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City of Black Hawk IGA Status Update

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April 2, 2024

Open Letter to the Community regarding The City of Black Hawk’s Lodging Tax Increase and Conditional Offer to Support the Gilpin County Parks and Recreation Department with $1,000,000 in 2025, with annual adjustments thereafter and Gilpin County’s interest to start negotiations.  

The offer was not declined.  

The City of Black Hawk would like to raise taxes, within their city, on hotel stays in the form of increasing their Lodging Tax.  Those guests staying at the hotels within the City of Black Hawk would be paying this new increased tax.  That tax is subject to City of Black Hawk voter approval.  As proposed, up to $1,000,000 of the proceeds from this tax increase would be remitted to Gilpin County in monthly payments in 2025.  Those funds would be restricted to support the Parks and Recreation Department operations and would be indexed for inflation every year thereafter, subject to TEN conditions imposed by the City of Black Hawk onto Gilpin County, in order for the County to receive and continue to receive the payments generated from the new tax in the City of Black Hawk.

It is important to confirm that the County was not consulted, only one commissioner, prior to receiving the offer and conditions, and that the offer was shared as non-negotiable, with the exception of the 84-hour requirement, which could be modified, provided the Parks and Recreation Department remains open 7-days a week. Following the March 26, 2024 Executive Session, the Gilpin County Board of County Commissioners shared publicly that an offer was received and that they expressed an interest in negotiation.  The Board felt that a number of the conditions required further discussion and consultation while others were outside of their control.  This exchange was conducted in the eye of the public, because representatives from the City of Black Hawk expressed their intent to share publicly their offer, if it was not accepted outright.  Based on that understanding, the County felt it was best to be as transparent as possible with the public to share the points discussed, from both sides outright.  Typically, these types of negotiations are conducted privately, usually involving the whole Board or duly appointed representatives, and later shared once common ground is found, though in this situation the offer and messaging were not presented that way.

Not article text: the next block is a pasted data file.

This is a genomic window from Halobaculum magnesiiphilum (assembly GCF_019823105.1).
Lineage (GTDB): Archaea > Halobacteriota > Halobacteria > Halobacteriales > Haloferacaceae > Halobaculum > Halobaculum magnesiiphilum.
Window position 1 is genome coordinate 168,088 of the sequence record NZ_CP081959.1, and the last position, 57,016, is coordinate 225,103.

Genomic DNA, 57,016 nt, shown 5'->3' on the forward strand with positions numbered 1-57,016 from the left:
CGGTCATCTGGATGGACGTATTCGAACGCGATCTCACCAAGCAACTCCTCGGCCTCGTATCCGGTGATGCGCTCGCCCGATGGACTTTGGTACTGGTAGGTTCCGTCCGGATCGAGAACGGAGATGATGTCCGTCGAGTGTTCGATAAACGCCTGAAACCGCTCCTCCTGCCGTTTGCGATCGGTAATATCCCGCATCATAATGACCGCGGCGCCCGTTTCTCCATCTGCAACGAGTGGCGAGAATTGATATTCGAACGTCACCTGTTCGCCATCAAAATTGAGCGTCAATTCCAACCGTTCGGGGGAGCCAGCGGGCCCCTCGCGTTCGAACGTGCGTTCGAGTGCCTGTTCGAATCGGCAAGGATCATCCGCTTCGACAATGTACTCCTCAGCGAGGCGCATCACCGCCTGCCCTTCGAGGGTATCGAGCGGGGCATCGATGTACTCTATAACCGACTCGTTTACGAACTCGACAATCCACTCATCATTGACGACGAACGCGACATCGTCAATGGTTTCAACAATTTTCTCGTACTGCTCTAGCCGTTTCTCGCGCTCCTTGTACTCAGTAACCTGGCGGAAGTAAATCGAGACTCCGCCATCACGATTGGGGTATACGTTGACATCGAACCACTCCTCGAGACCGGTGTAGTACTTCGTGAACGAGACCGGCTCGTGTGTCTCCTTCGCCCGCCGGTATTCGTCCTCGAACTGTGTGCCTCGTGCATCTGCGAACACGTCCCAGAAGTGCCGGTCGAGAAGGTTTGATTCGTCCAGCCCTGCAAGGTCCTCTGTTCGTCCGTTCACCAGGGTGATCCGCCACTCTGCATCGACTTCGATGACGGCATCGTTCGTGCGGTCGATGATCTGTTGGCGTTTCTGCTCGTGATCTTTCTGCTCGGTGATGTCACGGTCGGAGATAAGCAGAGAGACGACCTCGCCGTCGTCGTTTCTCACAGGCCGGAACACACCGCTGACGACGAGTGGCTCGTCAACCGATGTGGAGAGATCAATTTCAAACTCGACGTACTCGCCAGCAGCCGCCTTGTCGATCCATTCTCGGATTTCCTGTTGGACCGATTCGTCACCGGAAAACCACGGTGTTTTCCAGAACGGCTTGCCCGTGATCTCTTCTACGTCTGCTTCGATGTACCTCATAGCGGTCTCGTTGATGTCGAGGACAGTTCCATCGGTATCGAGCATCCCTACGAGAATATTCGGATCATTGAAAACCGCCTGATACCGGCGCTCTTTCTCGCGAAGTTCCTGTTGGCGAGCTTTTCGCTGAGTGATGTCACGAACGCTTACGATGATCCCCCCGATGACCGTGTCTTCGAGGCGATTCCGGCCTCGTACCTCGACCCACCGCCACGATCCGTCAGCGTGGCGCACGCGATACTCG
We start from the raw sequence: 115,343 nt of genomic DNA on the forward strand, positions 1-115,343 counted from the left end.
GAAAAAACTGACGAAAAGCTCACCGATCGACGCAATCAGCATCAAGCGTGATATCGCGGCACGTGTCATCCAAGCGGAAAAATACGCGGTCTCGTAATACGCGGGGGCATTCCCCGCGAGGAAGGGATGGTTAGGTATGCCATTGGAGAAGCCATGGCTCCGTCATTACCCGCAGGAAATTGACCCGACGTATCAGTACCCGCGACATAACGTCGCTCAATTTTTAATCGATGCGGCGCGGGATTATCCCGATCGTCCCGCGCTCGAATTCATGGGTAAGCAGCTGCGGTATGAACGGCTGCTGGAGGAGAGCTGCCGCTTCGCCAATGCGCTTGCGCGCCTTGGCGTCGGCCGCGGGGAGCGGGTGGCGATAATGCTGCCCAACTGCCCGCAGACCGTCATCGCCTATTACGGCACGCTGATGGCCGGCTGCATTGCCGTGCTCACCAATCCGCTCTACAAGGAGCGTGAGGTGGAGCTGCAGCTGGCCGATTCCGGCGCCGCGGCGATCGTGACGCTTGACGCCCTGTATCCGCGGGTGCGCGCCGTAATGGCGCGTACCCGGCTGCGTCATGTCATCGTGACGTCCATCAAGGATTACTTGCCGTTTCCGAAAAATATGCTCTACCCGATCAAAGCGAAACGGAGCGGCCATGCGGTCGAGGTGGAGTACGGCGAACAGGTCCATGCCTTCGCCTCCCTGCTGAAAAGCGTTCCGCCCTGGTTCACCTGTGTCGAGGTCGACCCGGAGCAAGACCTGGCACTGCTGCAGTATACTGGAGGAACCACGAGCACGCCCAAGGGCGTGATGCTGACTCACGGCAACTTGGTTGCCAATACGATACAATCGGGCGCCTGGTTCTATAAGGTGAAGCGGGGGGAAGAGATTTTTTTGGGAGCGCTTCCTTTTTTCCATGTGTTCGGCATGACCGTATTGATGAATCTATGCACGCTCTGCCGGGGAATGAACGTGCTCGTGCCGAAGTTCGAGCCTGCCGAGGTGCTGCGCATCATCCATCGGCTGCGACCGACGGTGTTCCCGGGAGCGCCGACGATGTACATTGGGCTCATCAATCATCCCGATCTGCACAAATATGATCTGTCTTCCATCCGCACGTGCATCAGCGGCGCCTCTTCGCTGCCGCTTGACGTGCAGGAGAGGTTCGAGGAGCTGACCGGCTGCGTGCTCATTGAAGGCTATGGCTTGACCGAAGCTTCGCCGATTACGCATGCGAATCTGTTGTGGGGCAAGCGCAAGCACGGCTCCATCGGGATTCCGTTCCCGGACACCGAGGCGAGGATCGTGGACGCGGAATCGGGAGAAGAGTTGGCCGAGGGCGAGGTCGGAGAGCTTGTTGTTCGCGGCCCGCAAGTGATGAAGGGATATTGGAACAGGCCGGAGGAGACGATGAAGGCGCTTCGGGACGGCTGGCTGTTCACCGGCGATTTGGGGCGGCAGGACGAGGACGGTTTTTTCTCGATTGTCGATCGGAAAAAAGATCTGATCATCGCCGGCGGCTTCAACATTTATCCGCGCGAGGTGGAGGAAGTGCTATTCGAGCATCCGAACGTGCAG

Though many of the TEN conditions were found to be acceptable (Conditions 6, 8 & 9), some of them were not for a number of reasons.  A more robust summary of a few of those conditions where adjustments are requested can be found below:          

The Gilpin County Community Center is open seven days a week for a minimum of 84 hours.

Due to the loss of a dedicated revenue source with the failure of ballot measure 1A in November 2023, the Community Center was reduced to being open to the public 4 days per week for 42.5 hours. The revenue received in 2023 (the final year) from the dedicated Parks and Recreation Mill Levy was $1,153,707.  Of the total funds received for this temporary tax measure, $674,582 of which were not spent in previous years. These carry-over funds were used to sustain the Parks & Recreation Department in 2024, given the loss of revenue. These funds were not previously spent due to wise use of limited funds and to potentially lessen the impacts if future funding was not secured, which is indeed the case in 2024.  The one-time funds of $674,582 are currently being used to support operations in 2024, with the reduction in operation to four days and fewer hours in 2024. The carryover funds will be drained, with no carryover remaining in 2025 which means that the $1,000,000 offer from Black Hawk for 2025 will only provide $321,105 more dedicated funds than what we have for 2024. The Parks and Recreation Department is currently open 42.5 hours, so the additional $321,105 would need to be stretched if the hours of operation are extended to essentially double the existing hours of operation.  That amount would need to cover all of those expanded operational costs (utilities, staffing, equipment, maintenance, etc.) in order to keep the center open. A basic summary of this is demonstrated in the table below where at least an additional $531,219 would be needed to support a 7-day operation, so suggested. For historical context the Community Center has never been open more than 76 hours per week.